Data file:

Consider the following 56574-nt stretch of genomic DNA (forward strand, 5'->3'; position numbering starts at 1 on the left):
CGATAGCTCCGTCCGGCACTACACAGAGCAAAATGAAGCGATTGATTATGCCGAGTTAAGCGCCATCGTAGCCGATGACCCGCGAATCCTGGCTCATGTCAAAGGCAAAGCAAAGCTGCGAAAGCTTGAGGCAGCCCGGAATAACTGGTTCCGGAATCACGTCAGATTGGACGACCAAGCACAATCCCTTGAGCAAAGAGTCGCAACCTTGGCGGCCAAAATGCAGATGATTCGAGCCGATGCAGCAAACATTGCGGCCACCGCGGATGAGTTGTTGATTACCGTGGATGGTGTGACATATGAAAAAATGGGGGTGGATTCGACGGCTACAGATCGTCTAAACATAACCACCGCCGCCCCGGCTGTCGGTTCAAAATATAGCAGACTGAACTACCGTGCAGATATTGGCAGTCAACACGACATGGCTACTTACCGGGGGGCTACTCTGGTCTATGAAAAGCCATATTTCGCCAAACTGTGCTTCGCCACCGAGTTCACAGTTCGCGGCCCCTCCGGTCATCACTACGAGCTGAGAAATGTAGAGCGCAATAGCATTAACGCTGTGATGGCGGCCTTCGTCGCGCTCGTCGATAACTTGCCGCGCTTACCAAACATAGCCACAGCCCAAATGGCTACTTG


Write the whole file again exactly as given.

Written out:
Consider the following 56574-nt stretch of genomic DNA (forward strand, 5'->3'; position numbering starts at 1 on the left):
CGATAGCTCCGTCCGGCACTACACAGAGCAAAATGAAGCGATTGATTATGCCGAGTTAAGCGCCATCGTAGCCGATGACCCGCGAATCCTGGCTCATGTCAAAGGCAAAGCAAAGCTGCGAAAGCTTGAGGCAGCCCGGAATAACTGGTTCCGGAATCACGTCAGATTGGACGACCAAGCACAATCCCTTGAGCAAAGAGTCGCAACCTTGGCGGCCAAAATGCAGATGATTCGAGCCGATGCAGCAAACATTGCGGCCACCGCGGATGAGTTGTTGATTACCGTGGATGGTGTGACATATGAAAAAATGGGGGTGGATTCGACGGCTACAGATCGTCTAAACATAACCACCGCCGCCCCGGCTGTCGGTTCAAAATATAGCAGACTGAACTACCGTGCAGATATTGGCAGTCAACACGACATGGCTACTTACCGGGGGGCTACTCTGGTCTATGAAAAGCCATATTTCGCCAAACTGTGCTTCGCCACCGAGTTCACAGTTCGCGGCCCCTCCGGTCATCACTACGAGCTGAGAAATGTAGAGCGCAATAGCATTAACGCTGTGATGGCGGCCTTCGTCGCGCTCGTCGATAACTTGCCGCGCTTACCAAACATAGCCACAGCCCAAATGGCTACTTG